How To Build The Perfect Soil Mix
For newbies to indoor gardening or anyone who is not the most attentive grower, growing plants in pots full of soil mix is easier and less troublesome than in a hydroponic (no soil) system. Soil mix can hold moisture and nutrients for plants to take up whenever they need it, so they don't need constant watering and fertilizing. And while keeping the pH of the nutrient solution in the recommended range is always important, the range is wider for soil than in hydro and soil is more forgiving when the solution falls slightly out of the range. But let's be clear – we're not talking about "soil," the dirt you dig up outside. The mix used for growing plants in pots actually has no soil in it. That's because ordinary garden soil typically contains clay, which holds so much moisture that plants' roots get soggy, conditions that lead to root rot. Clay-heavy soil is also very dense, preventing the dispersal of nutrients and inhibiting the spread of roots. Soil mix, on the other hand, is loose and drains well so roots don't rot, but the ingredients can soak up and gradually release water and nutrients.
Components for the Perfect Soil Mix
Here are the components of a healthy soil mix for your indoor garden:
- Peat moss: You see peat moss in big bags at garden centers and home stores. It's the dry, fibrous material that results when mosses slowly decompose in bogs. Peat stays loose in soil mix, so it never becomes compacted enough to block root growth, and it holds several times its weight in moisture, which it releases to plants' roots as needed.
- Coir: Made from the fibrous husks of coconut shells, coir is used to make doormats and hanging basket liners. For use in soil mix, the fibers are washed and heat treated, then compressed into blocks or bricks that are soaked to break them up. Coir (pronounced like "core") is naturally organic and sterile, and some studies have found that it actually suppresses the fungi that cause root rot. Like peat, coir holds moisture and nutrients, and it stays loose. Its pH is on the slightly acidic side (about 5.8 to 6.8), but less so than peat (which is about 3.8 to 4.8). Coir is typically more expensive than peat.
- Vermiculite: A mined form of the mineral silica, vermiculite is exposed to very high heat, which expands it into white or gray pellets. The pellets retain moisture and nutrients, gradually dispersing them to plants' roots. They also hold open air pockets in the mix, allowing essential oxygen to reach the roots. Vermiculite doesn't decompose and it is odorless, non-toxic and sterile. Vermiculite has a neutral pH of 7.0.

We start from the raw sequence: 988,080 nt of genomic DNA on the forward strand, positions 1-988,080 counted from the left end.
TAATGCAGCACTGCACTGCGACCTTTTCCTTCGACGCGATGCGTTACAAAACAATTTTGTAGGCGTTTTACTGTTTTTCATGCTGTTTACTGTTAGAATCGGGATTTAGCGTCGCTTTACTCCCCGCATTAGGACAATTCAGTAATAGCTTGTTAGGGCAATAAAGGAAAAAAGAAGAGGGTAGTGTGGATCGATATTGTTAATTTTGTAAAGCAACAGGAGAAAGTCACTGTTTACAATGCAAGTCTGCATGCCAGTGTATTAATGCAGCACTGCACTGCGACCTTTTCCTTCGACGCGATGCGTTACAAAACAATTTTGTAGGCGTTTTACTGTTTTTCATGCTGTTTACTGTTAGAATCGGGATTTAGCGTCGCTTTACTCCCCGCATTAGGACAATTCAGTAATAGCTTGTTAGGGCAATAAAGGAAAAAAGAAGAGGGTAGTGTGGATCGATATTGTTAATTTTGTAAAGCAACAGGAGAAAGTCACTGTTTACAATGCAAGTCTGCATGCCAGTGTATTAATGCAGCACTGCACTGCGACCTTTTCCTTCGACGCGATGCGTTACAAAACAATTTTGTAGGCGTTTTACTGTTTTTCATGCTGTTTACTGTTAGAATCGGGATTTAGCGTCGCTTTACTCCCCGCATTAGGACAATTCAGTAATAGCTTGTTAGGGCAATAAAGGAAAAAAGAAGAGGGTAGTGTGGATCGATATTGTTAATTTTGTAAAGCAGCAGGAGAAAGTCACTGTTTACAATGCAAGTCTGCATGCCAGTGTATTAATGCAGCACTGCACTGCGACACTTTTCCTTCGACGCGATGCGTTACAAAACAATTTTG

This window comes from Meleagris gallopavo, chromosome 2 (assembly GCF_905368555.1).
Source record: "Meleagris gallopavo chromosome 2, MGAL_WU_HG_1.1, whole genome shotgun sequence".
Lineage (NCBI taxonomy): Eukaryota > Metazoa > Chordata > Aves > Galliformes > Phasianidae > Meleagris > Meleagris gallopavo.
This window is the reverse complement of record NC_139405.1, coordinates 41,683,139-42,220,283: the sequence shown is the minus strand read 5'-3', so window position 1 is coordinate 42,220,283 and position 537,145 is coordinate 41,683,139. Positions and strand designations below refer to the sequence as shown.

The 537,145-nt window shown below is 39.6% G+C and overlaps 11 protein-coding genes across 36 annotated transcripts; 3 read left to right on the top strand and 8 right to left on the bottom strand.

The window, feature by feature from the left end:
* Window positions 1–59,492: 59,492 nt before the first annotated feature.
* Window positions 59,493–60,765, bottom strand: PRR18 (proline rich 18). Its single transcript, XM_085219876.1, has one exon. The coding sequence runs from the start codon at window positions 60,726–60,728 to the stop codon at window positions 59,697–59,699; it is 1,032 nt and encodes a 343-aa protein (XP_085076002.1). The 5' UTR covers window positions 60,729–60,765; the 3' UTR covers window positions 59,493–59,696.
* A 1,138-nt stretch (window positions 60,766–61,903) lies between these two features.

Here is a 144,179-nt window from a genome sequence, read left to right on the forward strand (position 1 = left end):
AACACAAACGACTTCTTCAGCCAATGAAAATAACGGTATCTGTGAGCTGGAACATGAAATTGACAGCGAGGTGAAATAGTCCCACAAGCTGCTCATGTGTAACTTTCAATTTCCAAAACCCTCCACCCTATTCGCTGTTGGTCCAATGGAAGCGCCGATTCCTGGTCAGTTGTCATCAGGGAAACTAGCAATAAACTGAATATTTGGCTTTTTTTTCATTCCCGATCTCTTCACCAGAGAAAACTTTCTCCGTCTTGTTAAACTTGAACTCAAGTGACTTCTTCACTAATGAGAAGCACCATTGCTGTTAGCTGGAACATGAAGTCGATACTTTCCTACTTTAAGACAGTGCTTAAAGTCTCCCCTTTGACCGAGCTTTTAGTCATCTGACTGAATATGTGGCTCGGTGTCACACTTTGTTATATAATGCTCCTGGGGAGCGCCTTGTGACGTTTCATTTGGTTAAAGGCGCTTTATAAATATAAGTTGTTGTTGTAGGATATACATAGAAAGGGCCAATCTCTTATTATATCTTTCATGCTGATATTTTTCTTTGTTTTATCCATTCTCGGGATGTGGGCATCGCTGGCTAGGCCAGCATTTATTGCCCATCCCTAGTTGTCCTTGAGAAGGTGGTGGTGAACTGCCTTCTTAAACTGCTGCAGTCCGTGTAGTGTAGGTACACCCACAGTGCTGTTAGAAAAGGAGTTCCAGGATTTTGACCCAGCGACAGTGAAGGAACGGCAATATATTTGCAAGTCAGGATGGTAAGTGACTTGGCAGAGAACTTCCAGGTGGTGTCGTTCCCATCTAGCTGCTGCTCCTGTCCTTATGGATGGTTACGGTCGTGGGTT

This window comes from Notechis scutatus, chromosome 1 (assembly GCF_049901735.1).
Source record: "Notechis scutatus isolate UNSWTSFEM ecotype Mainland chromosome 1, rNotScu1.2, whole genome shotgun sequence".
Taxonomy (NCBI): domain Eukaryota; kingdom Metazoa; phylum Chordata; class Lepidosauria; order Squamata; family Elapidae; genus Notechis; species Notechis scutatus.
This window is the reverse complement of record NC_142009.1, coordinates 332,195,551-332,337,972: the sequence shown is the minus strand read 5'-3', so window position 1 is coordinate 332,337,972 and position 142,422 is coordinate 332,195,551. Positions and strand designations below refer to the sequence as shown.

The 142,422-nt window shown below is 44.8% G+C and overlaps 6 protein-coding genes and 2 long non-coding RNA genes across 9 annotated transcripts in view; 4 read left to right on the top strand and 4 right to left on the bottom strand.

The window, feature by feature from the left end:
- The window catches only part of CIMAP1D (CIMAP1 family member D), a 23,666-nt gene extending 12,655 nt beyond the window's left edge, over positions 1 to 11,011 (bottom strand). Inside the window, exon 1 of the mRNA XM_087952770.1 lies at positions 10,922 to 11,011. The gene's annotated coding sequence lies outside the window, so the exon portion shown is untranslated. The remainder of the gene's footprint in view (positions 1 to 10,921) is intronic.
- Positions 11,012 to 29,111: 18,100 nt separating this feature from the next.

- Perlite: When volcanic glass is heated to a super-hot 1,600 degrees F, it expands to up to 20 times its original size and opens up countless tiny air pockets to fill the new space. The tiny cells (visible only through a microscope) absorb moisture, which very slowly drains out. Like vermiculite, it is sterile and pH neutral. Moisture evaporates even more slowly from perlite than vermiculite, so it's a better choice for growing plants that need a steady level of humidity.
- Composted bark: Homemade compost can be a valuable component of soil mix, but it can contain weed seeds or, even worse, unwelcome fungi that could harm your crops. Composted bark, on the other hand, contains only one ingredient – decomposed outer layer of pine or other trees. When broken up into minute pieces, it helps maintain air spaces in your soil mix and provides nutrients as it continues to decompose.
- Worm castings: If you buy a bag of indoor garden soil mix, you may see that it contains blue or green beads or pellets. They are synthetic fertilizers that have not been formulated for indoor crops and they are potentially damaging to your plants and the environment. A better option if you want a small dose of nutrients in your soil mix is worm castings, the polite term for the soil-dwellers' excrement. It is rich in nitrogen, an essential nutrient, which is released slowly as plants need it.
The Formula for Soil Mix
To create your own perfect soil mix, thoroughly blend 1 part peat or coir, 1 part perlite or vermiculite, one-half part composted bark, and one-half part worm castings. You can grow just about any crop in your indoor garden with this mix. After each grow cycle, dump the contents of each container and start with a fresh mix.
Going Organic with Garden Soil
Now that you understand the basics of building your garden soil, you may want to take it one step further – by making organic garden soil. Doing so helps you maintain complete control of your plants because you will know what your plants are living in and have even better resistance to pests, disease and fungus.
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